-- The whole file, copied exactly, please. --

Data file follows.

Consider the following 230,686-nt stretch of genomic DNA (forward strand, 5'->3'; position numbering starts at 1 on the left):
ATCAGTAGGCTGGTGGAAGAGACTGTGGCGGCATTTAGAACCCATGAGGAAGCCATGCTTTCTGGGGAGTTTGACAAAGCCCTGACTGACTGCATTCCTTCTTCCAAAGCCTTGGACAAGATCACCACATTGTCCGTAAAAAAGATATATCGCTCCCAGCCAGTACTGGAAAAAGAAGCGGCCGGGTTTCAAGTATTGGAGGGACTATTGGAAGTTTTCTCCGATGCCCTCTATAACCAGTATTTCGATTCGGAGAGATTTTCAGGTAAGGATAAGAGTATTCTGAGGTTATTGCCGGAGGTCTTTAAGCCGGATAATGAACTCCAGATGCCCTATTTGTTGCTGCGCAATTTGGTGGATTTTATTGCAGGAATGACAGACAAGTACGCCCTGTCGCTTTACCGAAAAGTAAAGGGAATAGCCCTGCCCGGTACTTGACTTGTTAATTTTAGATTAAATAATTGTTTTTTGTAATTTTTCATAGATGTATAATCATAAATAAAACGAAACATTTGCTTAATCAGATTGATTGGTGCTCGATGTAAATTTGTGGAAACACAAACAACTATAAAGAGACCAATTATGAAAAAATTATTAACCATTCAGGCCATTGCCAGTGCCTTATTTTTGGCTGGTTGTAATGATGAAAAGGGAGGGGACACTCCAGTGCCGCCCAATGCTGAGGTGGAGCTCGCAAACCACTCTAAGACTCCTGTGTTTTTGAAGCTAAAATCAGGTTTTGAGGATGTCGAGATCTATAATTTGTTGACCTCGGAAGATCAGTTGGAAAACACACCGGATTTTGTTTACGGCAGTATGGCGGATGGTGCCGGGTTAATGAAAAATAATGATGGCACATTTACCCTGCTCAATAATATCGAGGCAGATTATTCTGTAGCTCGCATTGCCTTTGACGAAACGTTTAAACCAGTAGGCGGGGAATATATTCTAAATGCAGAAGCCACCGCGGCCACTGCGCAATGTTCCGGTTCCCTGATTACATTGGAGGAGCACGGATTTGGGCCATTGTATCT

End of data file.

Consider the following 230,686-nt stretch of genomic DNA (forward strand, 5'->3'; position numbering starts at 1 on the left):
ATCAGTAGGCTGGTGGAAGAGACTGTGGCGGCATTTAGAACCCATGAGGAAGCCATGCTTTCTGGGGAGTTTGACAAAGCCCTGACTGACTGCATTCCTTCTTCCAAAGCCTTGGACAAGATCACCACATTGTCCGTAAAAAAGATATATCGCTCCCAGCCAGTACTGGAAAAAGAAGCGGCCGGGTTTCAAGTATTGGAGGGACTATTGGAAGTTTTCTCCGATGCCCTCTATAACCAGTATTTCGATTCGGAGAGATTTTCAGGTAAGGATAAGAGTATTCTGAGGTTATTGCCGGAGGTCTTTAAGCCGGATAATGAACTCCAGATGCCCTATTTGTTGCTGCGCAATTTGGTGGATTTTATTGCAGGAATGACAGACAAGTACGCCCTGTCGCTTTACCGAAAAGTAAAGGGAATAGCCCTGCCCGGTACTTGACTTGTTAATTTTAGATTAAATAATTGTTTTTTGTAATTTTTCATAGATGTATAATCATAAATAAAACGAAACATTTGCTTAATCAGATTGATTGGTGCTCGATGTAAATTTGTGGAAACACAAACAACTATAAAGAGACCAATTATGAAAAAATTATTAACCATTCAGGCCATTGCCAGTGCCTTATTTTTGGCTGGTTGTAATGATGAAAAGGGAGGGGACACTCCAGTGCCGCCCAATGCTGAGGTGGAGCTCGCAAACCACTCTAAGACTCCTGTGTTTTTGAAGCTAAAATCAGGTTTTGAGGATGTCGAGATCTATAATTTGTTGACCTCGGAAGATCAGTTGGAAAACACACCGGATTTTGTTTACGGCAGTATGGCGGATGGTGCCGGGTTAATGAAAAATAATGATGGCACATTTACCCTGCTCAATAATATCGAGGCAGATTATTCTGTAGCTCGCATTGCCTTTGACGAAACGTTTAAACCAGTAGGCGGGGAATATATTCTAAATGCAGAAGCCACCGCGGCCACTGCGCAATGTTCCGGTTCCCTGATTACATTGGAGGAGCACGGATTTGGGCCATTGTATCT